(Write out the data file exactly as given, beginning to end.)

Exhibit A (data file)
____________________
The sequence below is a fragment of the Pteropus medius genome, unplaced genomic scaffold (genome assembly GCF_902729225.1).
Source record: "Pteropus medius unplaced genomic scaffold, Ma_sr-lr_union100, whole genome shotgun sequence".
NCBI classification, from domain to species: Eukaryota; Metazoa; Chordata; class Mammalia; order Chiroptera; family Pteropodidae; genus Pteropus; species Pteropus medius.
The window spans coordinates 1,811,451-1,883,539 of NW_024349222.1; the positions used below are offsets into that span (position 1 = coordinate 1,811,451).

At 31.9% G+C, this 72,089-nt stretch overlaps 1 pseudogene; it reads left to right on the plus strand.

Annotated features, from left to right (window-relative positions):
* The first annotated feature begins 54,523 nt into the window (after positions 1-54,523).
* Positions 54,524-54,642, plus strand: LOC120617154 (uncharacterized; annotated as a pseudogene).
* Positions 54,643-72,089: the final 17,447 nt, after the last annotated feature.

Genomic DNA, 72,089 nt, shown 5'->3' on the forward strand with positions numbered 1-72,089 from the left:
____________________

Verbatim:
The sequence below is a fragment of the Pteropus medius genome, unplaced genomic scaffold (genome assembly GCF_902729225.1).
Source record: "Pteropus medius unplaced genomic scaffold, Ma_sr-lr_union100, whole genome shotgun sequence".
NCBI classification, from domain to species: Eukaryota; Metazoa; Chordata; class Mammalia; order Chiroptera; family Pteropodidae; genus Pteropus; species Pteropus medius.
The window spans coordinates 1,811,451-1,883,539 of NW_024349222.1; the positions used below are offsets into that span (position 1 = coordinate 1,811,451).

At 31.9% G+C, this 72,089-nt stretch overlaps 1 pseudogene; it reads left to right on the plus strand.

Annotated features, from left to right (window-relative positions):
* The first annotated feature begins 54,523 nt into the window (after positions 1-54,523).
* Positions 54,524-54,642, plus strand: LOC120617154 (uncharacterized; annotated as a pseudogene).
* Positions 54,643-72,089: the final 17,447 nt, after the last annotated feature.

Genomic DNA, 72,089 nt, shown 5'->3' on the forward strand with positions numbered 1-72,089 from the left: